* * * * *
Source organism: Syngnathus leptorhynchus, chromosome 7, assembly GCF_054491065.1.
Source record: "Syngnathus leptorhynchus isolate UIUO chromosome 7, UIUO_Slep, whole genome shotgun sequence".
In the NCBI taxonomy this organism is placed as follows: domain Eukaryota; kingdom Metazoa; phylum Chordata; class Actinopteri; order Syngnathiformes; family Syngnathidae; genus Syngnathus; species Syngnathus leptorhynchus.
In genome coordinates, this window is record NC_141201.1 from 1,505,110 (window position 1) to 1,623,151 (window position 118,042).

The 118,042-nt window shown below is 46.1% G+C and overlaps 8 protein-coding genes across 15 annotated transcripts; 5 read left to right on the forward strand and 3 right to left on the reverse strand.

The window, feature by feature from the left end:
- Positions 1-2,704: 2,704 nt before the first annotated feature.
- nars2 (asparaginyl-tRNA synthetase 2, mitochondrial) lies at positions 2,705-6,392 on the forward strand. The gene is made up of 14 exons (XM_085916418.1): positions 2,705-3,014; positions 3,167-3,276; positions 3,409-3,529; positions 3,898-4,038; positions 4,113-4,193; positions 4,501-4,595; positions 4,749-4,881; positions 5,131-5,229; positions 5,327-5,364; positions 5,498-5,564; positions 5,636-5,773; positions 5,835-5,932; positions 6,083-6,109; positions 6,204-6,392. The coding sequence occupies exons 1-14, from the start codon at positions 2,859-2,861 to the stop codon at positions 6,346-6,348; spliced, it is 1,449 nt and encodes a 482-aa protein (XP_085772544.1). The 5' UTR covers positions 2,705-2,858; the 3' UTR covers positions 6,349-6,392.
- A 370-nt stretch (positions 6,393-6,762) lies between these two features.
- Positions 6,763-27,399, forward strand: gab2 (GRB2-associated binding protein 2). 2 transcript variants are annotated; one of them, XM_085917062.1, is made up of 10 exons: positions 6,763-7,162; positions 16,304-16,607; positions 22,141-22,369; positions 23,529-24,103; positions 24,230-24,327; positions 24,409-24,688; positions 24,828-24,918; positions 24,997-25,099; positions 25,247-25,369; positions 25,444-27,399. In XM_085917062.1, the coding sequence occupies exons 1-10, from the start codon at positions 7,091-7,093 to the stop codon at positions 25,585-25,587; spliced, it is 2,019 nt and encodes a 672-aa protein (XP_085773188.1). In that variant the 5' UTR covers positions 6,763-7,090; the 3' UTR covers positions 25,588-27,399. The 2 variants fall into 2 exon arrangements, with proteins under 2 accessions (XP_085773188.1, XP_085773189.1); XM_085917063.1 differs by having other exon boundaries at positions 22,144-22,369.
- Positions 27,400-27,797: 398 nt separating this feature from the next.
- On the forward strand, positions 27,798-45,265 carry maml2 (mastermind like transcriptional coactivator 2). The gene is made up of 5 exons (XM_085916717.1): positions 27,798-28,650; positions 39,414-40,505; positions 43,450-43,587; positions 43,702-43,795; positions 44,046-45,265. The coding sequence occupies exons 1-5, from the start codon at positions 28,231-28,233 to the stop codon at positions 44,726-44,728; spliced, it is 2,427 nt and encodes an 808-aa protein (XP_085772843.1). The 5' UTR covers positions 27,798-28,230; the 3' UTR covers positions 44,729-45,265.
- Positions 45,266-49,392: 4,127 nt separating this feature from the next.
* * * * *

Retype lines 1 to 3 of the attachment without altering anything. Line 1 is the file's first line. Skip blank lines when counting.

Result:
Source organism: Syngnathus leptorhynchus, chromosome 7, assembly GCF_054491065.1.
Source record: "Syngnathus leptorhynchus isolate UIUO chromosome 7, UIUO_Slep, whole genome shotgun sequence".
In the NCBI taxonomy this organism is placed as follows: domain Eukaryota; kingdom Metazoa; phylum Chordata; class Actinopteri; order Syngnathiformes; family Syngnathidae; genus Syngnathus; species Syngnathus leptorhynchus.